Posted by Ellen Wheeler, a resident of Blossom Valley
on Apr 18, 2014 at 3:49 pm

@hmmph - My older children went to a choice program in a different district, and I strongly considered PACT for my youngest child. One strength of this district (and Cupertino, Palo Alto, etc.) is that they have choice programs that anyone can attend. I understand your interest in a neighborhood school. The fiscally prudent thing to do is gather data before we commit millions of dollars on this idea.


Posted by LuvHuff, a resident of North Whisman
on Apr 18, 2014 at 4:07 pm

My kids go to Huff and I live in North Whisman.

After speaking with several parents, my feeling is that a large part of this movement stems from Superintendent Goldman saying North Whisman would be rezoned and the kids not already at Huff would have to go to another school. These parents feel that if their kids cannot go to Huff, then they would prefer a neighborhood school that they can walk to.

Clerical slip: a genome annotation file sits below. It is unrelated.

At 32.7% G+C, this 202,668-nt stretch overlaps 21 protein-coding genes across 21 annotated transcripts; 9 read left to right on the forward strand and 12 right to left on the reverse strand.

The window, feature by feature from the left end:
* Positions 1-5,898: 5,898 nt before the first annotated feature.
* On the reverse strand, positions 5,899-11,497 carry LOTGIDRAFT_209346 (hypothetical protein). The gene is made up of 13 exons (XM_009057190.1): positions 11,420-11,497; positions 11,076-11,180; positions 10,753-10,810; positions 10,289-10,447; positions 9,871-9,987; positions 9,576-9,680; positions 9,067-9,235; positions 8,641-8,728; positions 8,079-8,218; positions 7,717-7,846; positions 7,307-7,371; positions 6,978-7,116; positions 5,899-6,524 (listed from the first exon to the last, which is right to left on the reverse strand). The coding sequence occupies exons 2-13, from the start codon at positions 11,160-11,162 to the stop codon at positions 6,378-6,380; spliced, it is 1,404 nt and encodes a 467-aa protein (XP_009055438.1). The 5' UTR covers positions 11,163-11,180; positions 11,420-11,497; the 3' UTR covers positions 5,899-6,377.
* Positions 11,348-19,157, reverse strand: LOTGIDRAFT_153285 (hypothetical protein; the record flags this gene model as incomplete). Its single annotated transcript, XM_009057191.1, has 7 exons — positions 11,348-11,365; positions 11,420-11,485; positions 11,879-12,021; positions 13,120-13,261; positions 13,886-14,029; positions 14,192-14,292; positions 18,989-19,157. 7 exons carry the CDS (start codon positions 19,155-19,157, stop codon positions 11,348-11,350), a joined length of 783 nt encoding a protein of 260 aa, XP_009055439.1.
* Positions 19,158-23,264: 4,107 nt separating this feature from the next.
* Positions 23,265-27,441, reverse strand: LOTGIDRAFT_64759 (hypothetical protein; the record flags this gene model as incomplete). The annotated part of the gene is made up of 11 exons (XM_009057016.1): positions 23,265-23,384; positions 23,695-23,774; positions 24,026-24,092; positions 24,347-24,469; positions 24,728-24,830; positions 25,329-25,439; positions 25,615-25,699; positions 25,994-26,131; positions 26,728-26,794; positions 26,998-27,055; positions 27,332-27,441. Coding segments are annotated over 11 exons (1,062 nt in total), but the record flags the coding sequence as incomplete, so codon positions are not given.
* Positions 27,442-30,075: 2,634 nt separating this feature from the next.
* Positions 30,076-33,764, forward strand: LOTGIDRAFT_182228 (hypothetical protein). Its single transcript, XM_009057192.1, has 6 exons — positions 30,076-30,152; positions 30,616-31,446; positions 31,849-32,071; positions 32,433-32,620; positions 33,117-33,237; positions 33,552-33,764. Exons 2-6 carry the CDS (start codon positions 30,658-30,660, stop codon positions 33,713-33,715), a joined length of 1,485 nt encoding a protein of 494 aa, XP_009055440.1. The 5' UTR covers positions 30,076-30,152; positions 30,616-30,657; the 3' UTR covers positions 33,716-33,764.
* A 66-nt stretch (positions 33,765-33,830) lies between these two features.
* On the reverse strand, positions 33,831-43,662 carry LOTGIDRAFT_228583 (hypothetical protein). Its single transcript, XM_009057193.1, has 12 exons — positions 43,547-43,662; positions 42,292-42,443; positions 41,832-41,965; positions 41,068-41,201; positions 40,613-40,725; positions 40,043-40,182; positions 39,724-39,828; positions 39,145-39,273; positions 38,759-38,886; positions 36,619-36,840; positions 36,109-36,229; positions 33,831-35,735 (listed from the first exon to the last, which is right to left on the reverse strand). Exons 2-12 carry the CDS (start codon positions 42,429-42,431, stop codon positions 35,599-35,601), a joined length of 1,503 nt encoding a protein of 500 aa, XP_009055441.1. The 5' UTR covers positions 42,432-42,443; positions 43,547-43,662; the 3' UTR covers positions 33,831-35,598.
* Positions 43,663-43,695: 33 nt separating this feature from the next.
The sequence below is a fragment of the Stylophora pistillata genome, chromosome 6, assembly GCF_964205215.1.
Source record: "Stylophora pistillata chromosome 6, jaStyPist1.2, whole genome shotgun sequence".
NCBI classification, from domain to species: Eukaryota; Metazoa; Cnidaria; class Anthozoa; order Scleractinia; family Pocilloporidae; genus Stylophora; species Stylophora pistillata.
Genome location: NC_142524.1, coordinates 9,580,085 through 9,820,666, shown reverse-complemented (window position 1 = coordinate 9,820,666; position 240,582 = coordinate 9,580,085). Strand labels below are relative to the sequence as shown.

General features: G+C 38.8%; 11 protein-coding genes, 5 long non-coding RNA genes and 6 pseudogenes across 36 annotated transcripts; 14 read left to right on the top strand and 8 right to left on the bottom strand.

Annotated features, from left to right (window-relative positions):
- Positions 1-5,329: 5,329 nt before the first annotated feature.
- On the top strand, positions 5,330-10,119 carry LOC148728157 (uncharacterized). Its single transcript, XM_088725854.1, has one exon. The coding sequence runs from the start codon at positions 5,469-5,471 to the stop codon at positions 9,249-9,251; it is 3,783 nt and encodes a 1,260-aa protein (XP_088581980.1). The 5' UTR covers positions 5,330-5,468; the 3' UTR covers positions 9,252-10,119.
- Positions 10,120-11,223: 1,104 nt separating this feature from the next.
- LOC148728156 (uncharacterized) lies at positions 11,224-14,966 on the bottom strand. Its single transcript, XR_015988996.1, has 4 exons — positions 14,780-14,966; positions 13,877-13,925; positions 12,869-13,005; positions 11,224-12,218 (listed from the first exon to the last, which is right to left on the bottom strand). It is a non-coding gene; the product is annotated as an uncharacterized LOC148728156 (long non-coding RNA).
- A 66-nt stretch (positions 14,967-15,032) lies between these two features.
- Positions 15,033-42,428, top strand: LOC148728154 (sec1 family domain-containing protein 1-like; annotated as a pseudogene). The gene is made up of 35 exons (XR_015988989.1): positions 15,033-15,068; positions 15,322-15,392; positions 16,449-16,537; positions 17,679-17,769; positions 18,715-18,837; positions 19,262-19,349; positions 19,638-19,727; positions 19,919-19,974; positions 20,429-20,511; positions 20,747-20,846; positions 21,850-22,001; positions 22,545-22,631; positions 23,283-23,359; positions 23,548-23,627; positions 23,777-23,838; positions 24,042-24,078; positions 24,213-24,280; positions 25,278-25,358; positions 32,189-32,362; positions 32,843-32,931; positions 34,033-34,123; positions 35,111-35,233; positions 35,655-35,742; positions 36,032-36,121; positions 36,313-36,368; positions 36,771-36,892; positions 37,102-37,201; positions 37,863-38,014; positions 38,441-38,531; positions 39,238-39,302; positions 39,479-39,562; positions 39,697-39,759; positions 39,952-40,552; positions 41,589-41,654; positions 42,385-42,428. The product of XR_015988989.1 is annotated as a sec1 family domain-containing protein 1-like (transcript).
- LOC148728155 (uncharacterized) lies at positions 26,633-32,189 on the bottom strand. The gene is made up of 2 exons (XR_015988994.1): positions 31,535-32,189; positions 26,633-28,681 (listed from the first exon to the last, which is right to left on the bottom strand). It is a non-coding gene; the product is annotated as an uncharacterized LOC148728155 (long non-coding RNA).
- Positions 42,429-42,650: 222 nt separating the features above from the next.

If my area was rezoned and a neighborhood school was available, I would not even consider taking my kids out of Huff. No way!


Posted by Greg Coladonato, a resident of Slater
on Apr 18, 2014 at 4:30 pm

Greg Coladonato is a registered user.

For anyone interested in seeing the presentation given last night, here's the link:

Web Link


Posted by Local, a resident of another community
on Apr 18, 2014 at 4:49 pm

In the first comment here, Sonia seems to've missed the context of the question. Not "weasel words" but history. As Old Steve pointed out in the previous Town Square thread about this (before the meeting) -- and a current Whisman Station resident confirmed it: